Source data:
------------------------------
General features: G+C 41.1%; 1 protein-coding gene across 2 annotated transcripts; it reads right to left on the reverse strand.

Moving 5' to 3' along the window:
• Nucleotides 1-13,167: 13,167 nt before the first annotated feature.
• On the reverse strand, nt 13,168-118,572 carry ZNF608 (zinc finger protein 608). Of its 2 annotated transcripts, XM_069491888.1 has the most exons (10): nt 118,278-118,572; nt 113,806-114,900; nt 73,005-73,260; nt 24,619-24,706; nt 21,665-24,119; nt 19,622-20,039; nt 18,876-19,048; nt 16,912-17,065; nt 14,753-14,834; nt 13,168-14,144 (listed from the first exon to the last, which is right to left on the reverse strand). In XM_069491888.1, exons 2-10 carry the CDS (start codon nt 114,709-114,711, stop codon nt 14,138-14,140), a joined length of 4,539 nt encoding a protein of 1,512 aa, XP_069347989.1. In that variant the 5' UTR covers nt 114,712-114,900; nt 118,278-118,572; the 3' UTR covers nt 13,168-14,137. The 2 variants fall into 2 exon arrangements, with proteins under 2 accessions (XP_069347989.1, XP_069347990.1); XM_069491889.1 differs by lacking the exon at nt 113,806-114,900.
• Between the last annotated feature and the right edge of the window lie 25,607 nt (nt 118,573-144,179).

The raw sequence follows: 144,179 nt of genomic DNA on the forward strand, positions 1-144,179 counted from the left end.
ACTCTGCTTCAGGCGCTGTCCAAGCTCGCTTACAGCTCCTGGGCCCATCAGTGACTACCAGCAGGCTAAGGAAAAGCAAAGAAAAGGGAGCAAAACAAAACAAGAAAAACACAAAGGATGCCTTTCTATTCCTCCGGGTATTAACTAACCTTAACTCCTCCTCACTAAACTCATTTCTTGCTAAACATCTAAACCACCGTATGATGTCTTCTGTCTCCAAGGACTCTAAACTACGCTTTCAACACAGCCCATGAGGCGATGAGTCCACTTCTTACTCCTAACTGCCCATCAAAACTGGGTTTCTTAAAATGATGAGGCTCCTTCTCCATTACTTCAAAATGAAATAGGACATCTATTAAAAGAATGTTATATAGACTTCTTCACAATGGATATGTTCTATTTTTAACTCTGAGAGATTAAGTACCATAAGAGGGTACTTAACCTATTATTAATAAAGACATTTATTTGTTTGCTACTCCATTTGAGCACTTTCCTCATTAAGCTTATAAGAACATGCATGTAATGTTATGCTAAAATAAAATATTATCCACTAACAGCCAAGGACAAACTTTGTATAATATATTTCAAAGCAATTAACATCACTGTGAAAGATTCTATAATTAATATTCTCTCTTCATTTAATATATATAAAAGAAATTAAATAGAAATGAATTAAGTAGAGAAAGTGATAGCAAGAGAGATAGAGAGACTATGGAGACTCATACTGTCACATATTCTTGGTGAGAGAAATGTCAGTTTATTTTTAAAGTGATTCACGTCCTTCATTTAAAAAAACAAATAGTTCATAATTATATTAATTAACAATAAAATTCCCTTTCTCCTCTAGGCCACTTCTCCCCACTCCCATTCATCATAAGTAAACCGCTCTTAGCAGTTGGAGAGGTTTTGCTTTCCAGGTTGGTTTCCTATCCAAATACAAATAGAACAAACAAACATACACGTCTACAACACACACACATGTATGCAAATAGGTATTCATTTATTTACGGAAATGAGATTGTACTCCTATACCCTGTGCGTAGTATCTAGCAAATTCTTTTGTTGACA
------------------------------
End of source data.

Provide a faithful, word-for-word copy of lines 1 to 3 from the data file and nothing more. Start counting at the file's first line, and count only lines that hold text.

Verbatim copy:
General features: G+C 41.1%; 1 protein-coding gene across 2 annotated transcripts; it reads right to left on the reverse strand.

Moving 5' to 3' along the window:
• Nucleotides 1-13,167: 13,167 nt before the first annotated feature.